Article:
It has been estimated that on an international, comprehensive scale, the level of undiagnosed and unaddressed mental health issues is continuously increasing. An estimated 120 million people globally suffer from depression, 50 million from epilepsy, 37 million from Alzheimer’s and 24 million from schizophrenia. It has also been identified that almost 1 million people all over the world commit suicide annually, and at least 20 million people make one unsuccessful attempt to commit suicide. In the United States, suicide is the eighth leading cause of death which means that one American in every 17 minutes takes his/her own life.
As per a World Bank study, one of the major causes of the deterioration in the quality of life is an increase in mental health problems. In spite of all that, the distribution of budget for the treatment of mental health problems is unreasonably low in relation to other diseases, regardless of the serious health consequences they bear.
Irrespective of all these facts, the absence of effective ways and proper mechanisms to deal with the mental health issues remains prevalent and has been found in almost all of the countries studied by World Health Organization (WHO). Nearly twenty-five percent of the 191 countries surveyed by WHO do not even have a national policy or law to deal with mental health issues. The WHO identifies that the condition is worst among the lower segments of the population as they cannot easily afford the required treatment that results in worsening their mental condition and mental disorders.
The study further suggests that though the initial treatments for the less severe forms of mental disorders are available in some countries, yet almost two-thirds of the victims never tried to seek help from a qualified mental health professional. The reason is not only the scarce financial resources but also an effort to avoid the stigma attached with such problems. According to the WHO, this reason is contributing to the increase in mental health issues.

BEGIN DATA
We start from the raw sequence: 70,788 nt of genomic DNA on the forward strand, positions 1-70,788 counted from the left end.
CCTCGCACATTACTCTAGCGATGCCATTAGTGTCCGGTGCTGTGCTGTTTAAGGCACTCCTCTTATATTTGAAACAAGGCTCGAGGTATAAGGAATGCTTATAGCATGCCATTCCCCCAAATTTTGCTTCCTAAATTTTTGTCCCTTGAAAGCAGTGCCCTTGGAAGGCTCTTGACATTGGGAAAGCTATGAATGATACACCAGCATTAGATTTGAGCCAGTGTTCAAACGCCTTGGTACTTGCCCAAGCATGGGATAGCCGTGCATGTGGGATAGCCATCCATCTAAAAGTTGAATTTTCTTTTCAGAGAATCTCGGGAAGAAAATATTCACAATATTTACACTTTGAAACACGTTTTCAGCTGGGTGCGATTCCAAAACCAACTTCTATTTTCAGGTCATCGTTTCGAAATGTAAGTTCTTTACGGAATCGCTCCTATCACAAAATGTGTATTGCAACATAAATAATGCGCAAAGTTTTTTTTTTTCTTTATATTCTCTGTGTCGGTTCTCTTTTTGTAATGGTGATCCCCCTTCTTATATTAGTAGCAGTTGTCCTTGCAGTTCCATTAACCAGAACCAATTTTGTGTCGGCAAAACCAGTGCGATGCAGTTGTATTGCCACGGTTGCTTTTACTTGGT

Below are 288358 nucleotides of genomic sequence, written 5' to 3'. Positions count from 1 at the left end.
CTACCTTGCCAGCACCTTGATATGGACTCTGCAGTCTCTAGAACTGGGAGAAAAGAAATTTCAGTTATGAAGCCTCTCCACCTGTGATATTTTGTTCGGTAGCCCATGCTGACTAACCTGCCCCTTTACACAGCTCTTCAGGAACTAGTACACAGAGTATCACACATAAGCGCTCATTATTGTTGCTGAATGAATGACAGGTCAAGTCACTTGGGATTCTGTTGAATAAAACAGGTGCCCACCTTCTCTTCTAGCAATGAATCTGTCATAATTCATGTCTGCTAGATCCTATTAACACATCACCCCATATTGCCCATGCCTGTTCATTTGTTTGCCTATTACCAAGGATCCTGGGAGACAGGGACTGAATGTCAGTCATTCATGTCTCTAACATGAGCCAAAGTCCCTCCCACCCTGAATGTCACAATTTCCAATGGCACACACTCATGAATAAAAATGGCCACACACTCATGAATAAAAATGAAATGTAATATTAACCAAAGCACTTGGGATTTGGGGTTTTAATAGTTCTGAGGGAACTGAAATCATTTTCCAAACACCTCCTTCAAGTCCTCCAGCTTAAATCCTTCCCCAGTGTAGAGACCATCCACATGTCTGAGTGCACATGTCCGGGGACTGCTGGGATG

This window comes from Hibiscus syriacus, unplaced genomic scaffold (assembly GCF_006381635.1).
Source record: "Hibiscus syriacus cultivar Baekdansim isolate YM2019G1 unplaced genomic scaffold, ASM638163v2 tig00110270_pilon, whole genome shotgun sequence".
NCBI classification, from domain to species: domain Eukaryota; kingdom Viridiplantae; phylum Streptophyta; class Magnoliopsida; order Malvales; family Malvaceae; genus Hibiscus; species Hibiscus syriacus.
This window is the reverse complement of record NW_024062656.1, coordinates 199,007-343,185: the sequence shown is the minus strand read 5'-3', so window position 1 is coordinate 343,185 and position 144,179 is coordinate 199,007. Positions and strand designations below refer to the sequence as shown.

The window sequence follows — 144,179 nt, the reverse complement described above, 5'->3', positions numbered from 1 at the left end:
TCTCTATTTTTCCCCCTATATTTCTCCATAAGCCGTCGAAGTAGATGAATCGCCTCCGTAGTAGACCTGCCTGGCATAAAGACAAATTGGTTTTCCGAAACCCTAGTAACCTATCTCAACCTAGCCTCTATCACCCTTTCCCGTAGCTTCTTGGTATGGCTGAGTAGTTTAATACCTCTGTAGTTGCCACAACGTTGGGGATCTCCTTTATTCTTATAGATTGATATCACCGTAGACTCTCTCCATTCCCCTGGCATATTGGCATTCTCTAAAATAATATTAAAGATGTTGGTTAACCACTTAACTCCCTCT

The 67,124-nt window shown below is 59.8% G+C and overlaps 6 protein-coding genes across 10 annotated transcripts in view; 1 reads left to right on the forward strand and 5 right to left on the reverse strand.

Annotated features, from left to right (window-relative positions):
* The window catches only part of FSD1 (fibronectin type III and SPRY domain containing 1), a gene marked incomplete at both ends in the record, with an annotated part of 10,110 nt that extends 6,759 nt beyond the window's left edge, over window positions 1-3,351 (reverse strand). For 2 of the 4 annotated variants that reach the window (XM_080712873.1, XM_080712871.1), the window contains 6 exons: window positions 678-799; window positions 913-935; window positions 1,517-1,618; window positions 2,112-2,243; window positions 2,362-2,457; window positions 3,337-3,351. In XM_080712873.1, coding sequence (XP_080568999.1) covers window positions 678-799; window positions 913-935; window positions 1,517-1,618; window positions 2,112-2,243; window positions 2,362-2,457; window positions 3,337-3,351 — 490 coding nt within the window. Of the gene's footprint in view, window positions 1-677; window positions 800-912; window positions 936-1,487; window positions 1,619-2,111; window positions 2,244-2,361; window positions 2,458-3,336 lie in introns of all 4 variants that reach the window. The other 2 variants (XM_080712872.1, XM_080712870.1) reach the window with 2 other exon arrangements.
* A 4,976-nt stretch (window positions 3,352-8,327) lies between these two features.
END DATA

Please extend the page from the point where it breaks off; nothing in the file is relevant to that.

Mental health disorders are considered one of the prime causes of disability in the world. Now depressive disorders are the fourth prominent cause of the global disease burden, and it is also estimated that they will be second by the year 2020, leaving behind only cardiac ailments.
Despite this, on an international scale, approximately 70% of the sufferers have access to fewer than one psychiatrist per 100,000 population, 55% to fewer than one neurologist per one million population, and 44% to fewer than one psychiatric nurse per 100,000 individuals. These are overall statistics; they are not related to any specific region or country. More specifically, mental health services and treatments are available to one-tenth to one-hundredth of what is required.
There is a pressing need to devise proper laws and policies to deal with mental health issues at the global level. International organizations and the governments must now define proper strategies and rules to deal with mental health problems of their population in order to have a healthy nation.